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The Carolina Panthers have nominated Hilton Head Island High School’s BJ Payne as the team’s nominee for the 2016 Don Shula NFL High School Coach of the Year Award. The annual award honors a high school football coach who displays the integrity, achievement and leadership exemplified by Shula, who concluded his 36-year NFL coaching career as the league’s all-time winningest coach. Payne recently completed his fifth season as head coach for the Seahawks program and was named South Carolina 2015 3A Lower State Coach of the Year. He has compiled a career mark of 34-22 while taking the Seahawks to five straight playoff appearances. During his tenure, he has increased studentathlete participation in the football program while establishing a dozen new team statistical records. His guidance and motivation has led to new levels of success in the football team’s classroom performance through academic support programs. Payne provides similar leadership for the Hilton Head community. Through his efforts, the Seahawk players are engaged throughout Hilton Head’s youth football organizations, while Payne offers annual youth football coaching clinics and summer football camps. He also leads an annual effort to raise money for breast cancer research. Recently, Payne was a galvanizing community leader in the wake of Hurricane Matthew and helped lead efforts that re-established homes for 50 island families, as well as coordinated a donation relief campaign. “The Carolina Panthers are pleased to nominate BJ Payne for the Don Shula NFL High School Coach of the Year Award,” said Riley Fields, the Panthers’ director of community relations. “Coach Payne is a strong model of how a football coach can dynamically impact his school and community. His exemplary leadership is a benefit to both his student-athletes and our region.”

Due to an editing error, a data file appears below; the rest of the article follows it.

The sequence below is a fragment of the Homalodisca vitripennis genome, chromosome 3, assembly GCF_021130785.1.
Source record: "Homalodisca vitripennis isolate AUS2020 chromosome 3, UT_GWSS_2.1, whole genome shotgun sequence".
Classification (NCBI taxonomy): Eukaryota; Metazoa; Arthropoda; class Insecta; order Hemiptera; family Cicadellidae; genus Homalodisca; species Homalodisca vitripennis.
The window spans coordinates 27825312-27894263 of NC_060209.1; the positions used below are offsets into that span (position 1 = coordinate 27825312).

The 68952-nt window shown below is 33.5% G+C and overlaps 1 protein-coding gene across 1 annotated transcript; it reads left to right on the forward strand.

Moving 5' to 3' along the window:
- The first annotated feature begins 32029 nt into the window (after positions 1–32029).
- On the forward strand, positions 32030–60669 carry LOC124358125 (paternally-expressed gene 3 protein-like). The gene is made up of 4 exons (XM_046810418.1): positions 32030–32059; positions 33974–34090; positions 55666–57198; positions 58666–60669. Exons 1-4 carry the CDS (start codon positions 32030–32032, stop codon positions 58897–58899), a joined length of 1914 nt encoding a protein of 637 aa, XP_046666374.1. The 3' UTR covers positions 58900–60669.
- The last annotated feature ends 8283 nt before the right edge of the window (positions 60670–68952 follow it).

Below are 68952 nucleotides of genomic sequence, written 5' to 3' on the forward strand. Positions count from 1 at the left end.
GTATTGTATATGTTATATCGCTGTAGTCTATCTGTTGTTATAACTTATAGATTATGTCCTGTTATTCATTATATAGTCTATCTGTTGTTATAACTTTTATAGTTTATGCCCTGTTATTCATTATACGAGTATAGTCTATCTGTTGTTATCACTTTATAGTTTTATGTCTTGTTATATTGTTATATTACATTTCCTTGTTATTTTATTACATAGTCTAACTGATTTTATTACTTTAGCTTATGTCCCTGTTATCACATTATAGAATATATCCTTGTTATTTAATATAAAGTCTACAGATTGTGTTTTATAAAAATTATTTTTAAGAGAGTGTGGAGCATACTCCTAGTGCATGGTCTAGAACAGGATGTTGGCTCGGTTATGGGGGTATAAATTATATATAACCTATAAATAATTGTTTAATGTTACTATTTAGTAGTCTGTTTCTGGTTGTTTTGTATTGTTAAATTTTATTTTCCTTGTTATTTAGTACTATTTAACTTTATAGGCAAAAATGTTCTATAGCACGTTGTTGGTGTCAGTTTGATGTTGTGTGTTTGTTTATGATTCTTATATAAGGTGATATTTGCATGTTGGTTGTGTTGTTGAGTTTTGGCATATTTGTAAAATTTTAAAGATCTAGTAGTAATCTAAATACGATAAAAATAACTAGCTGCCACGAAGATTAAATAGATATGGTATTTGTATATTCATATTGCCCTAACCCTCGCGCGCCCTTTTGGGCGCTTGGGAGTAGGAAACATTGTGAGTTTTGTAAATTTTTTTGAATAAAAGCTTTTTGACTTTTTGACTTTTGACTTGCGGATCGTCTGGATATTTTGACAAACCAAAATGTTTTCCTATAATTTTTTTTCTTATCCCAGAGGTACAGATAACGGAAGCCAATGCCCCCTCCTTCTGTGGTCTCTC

Callawassie Island recently announced a five-year partnership with the Big East Conference to host the Ladies’ and Men’s Golf Championships. Callawassie is known for its private, award-winning, championship 27-hole Tom Fazio-designed course. It has hosted the Big East Men’s Championships for the past three years, and 2017 will be its second year hosting the Ladies’ Championships. The Men’s Big East Championship will be held April 29 through May 2, and the Women’s Big East Championship will be held April 20 through April 23. Both championships will include Butler, Creighton, Georgetown, St. John’s, Seton Hall and Xavier. In addition, the Men’s Championship will include DePaul, Marquette and Villanova. 112

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The Road Runners Club of America has selected the Hilton Head Island Marathon as the RRCA South Carolina State Marathon Championship. The RRCA Championship event series is the largest grass-roots organized running series in the U.S., attracting more than 320,000 runners each year. The goal is to shine a spotlight on well-run events and to award top performing runners in the open, masters (40 and older), grand masters (50 and older), and senior grand masters (60 and older) categories for both men and women. Overall male and female winners in each category will receive RRCA Marathon Championship awards. The 2017 Hilton Head Island Marathon, Half-Marathon & 8K will take place at 8 a.m. Saturday, Feb. 11. Runners will depart from Jarvis Creek Park and follow a course that will take them on the Cross Island Parkway, through several parks and neighborhoods, and over Broad Creek. Both the marathon and half-marathon will feature all standard male and female divisions. To register or volunteer or for more information, call Bear Foot Sports at 843-7578520 or visit



Hilton Head Island was awarded the first International Sustainable Golf Destination of the Year award from the International Association of Golf Tour Operators. The award recognizes high performance and commitment across three core areas of sustainability: nature, resources and people. The award submission was a collaborative effort with the Hilton Head Island-Bluffton Chamber of Commerce, area golf facilities and the Hilton Head-based nonprofit organization Experience Green. The initiative builds on the destination's work for sustainability, offering education, networking and support to facilities committed to advancing sustainable practices through the international eco-label for golf, GEO. This sustainability award comes on the heels of Hilton Head Island winning the 2016 IAGTO North America Golf Destination of the Year.